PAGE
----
“Gani’ s road to the rank of the Senior Advocate of Nigeria was not a smooth or easy one. He first applied for the conferment in 1980 but he was turned down. He applied again in 1984 but was given a condition that if he withdrew all the cases he instituted in court against the bigwigs in the profession he would be admitted into the inner bar. Gani fired back politely in his words: ‘So I stood up, and I said thank you my lord .I said I am doing this on principle and there is no way I can compromise the principle .I am not fighting the cases to win or lose .But to ensure that certain principles are established even as I attempt to do this, if I lose the SAN, so be it. But I cannot withdraw the cases, the SAN can be taken back.’ .Thus he lost the battle and thereafter refused to apply for the rank again until several years later when pressures were mounted on him by people from all works of life including his mother which according to Gani himself he bowed to the demand: ‘So, with this pressure from judges, friends and lawyers in my chambers, I decided to apply’. And that same year 2001, Gani was conferred with the rank of the Senior Advocate of Nigeria.”

Unlike the Gani’s experience, another thing that is very clear in the race for the SAN-SHIP is that we cannot rule out the fact that a lawyer that has good rapport with the government of the day may easy make it to the rank.

The latest report from the National Judicial Commission (NJC) wherein two Federal judges have been recommended for outright dismissal from the bench must continue be a great lesson for those still in the system. The report has shown the high volumes of petitions that trooped to the commission against judicial officers. It also shows that many people including lawyers wrote frivolous petitions against judicial officers that were found to lack merit and threw overboard while some officers got cleared. While some officers were given stern warning some are still going to face more investigations. There was a case of a lawyer recommended for disciplinary action for writing unsubstantiated petition against a judicial officer. A judge who was involved in faking his age and ought to have retired was sent packing and asked to refund the salary excess he has collected. There are a lot of lessons for all of us to learn from the said report because he who does not learn from history will surely become the victim of history.


On 3rd October 2018, the Supreme Court of Nigeria had a valedictory session in honour of Hon. Justice Dennis Onyejife Edozie (CON), the late retired Supreme Jurist who departed the world on 18th August 2018. Valedictory Session may be held by the Supreme Court for any of its Jurists on two different occasions and that is when a jurist is retiring from the Supreme Court bench or on the departure of a jurist to the great beyond. Hon. Justice Edozie was a great jurist who was elevated to the Supreme Court on 6th January 2003.He made his mark at the apex court where in left behind several judgments that have stood the test of time before he retired upon reaching the statutory retirement of 70 in 2005 .The LAW PRACTICE KIT shows below one of the REMARKABLE PRONOUNCEMENTS of this great late jurist. As the jurist finally departs the world, we commiserate and console the Legal Profession particularly the Supreme Court as well as the family of the departed Jurist. Adieu Hon. Justice Dennis Onyejife Edozie (CON).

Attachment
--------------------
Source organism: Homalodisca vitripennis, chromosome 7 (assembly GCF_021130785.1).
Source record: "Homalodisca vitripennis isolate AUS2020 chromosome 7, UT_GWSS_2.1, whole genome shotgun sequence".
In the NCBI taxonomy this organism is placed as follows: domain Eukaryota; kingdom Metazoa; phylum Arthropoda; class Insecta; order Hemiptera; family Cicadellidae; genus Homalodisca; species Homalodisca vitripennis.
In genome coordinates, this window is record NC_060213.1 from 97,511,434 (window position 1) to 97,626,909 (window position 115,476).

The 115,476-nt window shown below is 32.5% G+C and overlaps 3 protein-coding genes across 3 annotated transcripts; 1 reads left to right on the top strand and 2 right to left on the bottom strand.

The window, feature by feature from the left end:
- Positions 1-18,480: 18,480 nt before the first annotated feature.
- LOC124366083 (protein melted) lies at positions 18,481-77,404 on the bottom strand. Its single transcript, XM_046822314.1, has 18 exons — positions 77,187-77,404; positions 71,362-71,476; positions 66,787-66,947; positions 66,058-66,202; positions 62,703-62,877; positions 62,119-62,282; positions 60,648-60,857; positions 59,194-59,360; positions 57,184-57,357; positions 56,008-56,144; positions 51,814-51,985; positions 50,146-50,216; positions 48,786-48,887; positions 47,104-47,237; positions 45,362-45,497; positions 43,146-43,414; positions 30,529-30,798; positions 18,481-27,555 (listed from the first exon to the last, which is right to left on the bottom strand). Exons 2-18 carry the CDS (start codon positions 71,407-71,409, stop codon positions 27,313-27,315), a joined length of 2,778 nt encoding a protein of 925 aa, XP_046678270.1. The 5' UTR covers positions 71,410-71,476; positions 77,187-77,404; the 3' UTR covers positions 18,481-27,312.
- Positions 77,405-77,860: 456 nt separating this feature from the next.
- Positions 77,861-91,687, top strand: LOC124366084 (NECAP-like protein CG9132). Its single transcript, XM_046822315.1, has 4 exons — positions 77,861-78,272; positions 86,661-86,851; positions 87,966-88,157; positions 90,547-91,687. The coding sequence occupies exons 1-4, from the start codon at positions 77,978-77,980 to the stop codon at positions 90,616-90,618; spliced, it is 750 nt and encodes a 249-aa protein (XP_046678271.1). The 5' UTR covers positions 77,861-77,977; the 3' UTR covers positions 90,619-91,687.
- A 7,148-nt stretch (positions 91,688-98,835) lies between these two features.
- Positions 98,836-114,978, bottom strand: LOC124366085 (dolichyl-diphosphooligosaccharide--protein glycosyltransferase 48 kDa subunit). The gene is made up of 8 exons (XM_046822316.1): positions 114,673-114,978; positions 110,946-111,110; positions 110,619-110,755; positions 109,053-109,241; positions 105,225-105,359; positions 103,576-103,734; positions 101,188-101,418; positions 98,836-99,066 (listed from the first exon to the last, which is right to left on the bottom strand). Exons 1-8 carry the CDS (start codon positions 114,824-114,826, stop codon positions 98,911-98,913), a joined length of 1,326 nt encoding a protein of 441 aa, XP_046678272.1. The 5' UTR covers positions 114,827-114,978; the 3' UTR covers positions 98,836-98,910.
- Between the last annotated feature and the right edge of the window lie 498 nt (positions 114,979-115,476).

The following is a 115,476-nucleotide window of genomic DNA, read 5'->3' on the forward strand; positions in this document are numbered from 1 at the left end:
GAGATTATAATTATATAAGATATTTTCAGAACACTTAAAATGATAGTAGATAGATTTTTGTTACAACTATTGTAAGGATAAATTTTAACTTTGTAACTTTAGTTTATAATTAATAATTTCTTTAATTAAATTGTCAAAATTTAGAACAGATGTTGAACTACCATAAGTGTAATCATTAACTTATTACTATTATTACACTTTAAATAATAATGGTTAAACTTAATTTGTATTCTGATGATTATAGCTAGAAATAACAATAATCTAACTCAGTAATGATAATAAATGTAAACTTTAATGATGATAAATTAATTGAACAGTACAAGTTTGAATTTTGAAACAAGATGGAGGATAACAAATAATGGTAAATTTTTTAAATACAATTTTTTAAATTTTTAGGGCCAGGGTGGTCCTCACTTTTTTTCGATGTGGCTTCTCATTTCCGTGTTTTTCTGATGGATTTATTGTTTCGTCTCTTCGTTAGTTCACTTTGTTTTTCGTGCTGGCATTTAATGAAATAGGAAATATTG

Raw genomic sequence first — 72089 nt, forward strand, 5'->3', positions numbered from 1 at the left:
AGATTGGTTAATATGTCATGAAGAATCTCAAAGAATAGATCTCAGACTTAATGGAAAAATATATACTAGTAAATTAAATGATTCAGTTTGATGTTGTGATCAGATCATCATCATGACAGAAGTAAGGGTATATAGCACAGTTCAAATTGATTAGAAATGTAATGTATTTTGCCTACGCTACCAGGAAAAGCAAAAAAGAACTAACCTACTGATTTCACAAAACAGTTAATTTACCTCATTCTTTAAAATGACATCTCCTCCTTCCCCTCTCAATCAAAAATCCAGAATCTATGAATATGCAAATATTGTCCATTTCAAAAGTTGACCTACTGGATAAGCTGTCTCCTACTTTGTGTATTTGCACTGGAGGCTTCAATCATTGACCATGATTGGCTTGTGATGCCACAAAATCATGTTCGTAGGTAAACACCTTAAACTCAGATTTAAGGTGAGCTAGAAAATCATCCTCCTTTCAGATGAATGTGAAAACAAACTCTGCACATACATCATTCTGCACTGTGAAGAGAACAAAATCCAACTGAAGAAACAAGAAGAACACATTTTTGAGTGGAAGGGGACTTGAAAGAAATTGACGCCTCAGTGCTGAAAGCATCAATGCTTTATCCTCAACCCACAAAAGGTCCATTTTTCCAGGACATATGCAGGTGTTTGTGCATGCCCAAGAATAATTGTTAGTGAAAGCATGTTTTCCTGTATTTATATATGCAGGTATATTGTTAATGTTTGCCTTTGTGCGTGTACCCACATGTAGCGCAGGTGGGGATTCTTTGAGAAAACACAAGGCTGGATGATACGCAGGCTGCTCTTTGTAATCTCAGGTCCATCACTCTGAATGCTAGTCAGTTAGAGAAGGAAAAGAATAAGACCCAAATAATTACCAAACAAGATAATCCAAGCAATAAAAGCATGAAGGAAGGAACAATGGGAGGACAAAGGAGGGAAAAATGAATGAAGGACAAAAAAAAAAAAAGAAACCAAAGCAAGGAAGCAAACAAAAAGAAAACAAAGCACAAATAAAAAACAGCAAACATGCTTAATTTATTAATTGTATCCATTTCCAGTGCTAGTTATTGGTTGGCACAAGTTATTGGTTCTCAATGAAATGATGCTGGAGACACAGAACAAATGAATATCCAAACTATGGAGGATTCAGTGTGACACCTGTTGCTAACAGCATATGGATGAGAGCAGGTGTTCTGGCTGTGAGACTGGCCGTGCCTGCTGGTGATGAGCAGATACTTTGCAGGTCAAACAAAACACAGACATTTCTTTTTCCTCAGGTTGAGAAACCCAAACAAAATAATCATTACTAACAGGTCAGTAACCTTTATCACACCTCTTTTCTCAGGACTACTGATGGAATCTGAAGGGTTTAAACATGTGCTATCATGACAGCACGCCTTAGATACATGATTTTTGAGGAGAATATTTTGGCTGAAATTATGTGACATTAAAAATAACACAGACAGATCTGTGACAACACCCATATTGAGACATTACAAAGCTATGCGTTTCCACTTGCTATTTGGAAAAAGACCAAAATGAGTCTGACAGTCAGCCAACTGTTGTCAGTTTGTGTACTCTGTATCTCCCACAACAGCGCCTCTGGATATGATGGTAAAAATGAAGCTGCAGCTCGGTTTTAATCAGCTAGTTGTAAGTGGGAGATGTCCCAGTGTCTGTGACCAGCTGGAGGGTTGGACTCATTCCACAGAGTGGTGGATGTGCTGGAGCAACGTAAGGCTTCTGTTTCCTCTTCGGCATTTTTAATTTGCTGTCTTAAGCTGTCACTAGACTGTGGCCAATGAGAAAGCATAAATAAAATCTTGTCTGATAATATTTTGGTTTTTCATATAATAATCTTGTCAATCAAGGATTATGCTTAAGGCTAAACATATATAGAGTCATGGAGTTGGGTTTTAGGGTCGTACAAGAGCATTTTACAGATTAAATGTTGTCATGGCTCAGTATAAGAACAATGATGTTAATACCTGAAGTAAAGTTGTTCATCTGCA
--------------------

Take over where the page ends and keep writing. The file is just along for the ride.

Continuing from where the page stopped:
“Similarly, the defence of laches and acquiescence do not avail the appellants as there was evidence accepted by the trial court that the appellant was duly warned when he commenced to dig the foundation for the erection of his building. This case underscores the need for any developer to satisfy himself with the validity of the title of the land on which he proposes to erect a building as the erection of a 6 storey building on land based on defective title can lead to the disastrous consequence of the developer losing the building to the owner of the land on the principle expressed in latin maxim as quic quid plantatur solo solo cedit, meaning whatever is affixed to the soil belongs to the soil. This is the unfortunate position in which the appellant has found himself.”

Per EDOZIE JSC in Owie Vs. Ighiwi (2005) ALL FWLR (Pt. 248) Pg. 1794 Paras E-G


On remedy available to client not satisfied with his counsel

“The well laid down position of the law is that when counsel is briefed to handle a case and he accepts the brief, he has authority to decide within his own knowledge of the law how to conduct the case, and the client is bound by how the counsel conducts the case. The remedy open to the client if he is not satisfied with counsel is to withdrawal the brief or sue for professional negligence if that appears to be the case.”

See NGERE Vs. OKURUKET “XIV” (2014) 3 PNLR Pg. 125 Para G

For more Settled Principles of Law and Remarkable Pronouncements from our Supreme Court Jurists from 1956-2016, obtain or order for your copies of LAW PRACTICE KIT and LEGAL LUMINARIES. Call or text 08055476823, 08164683735 or Your library is incomplete without these books.

7th October 2018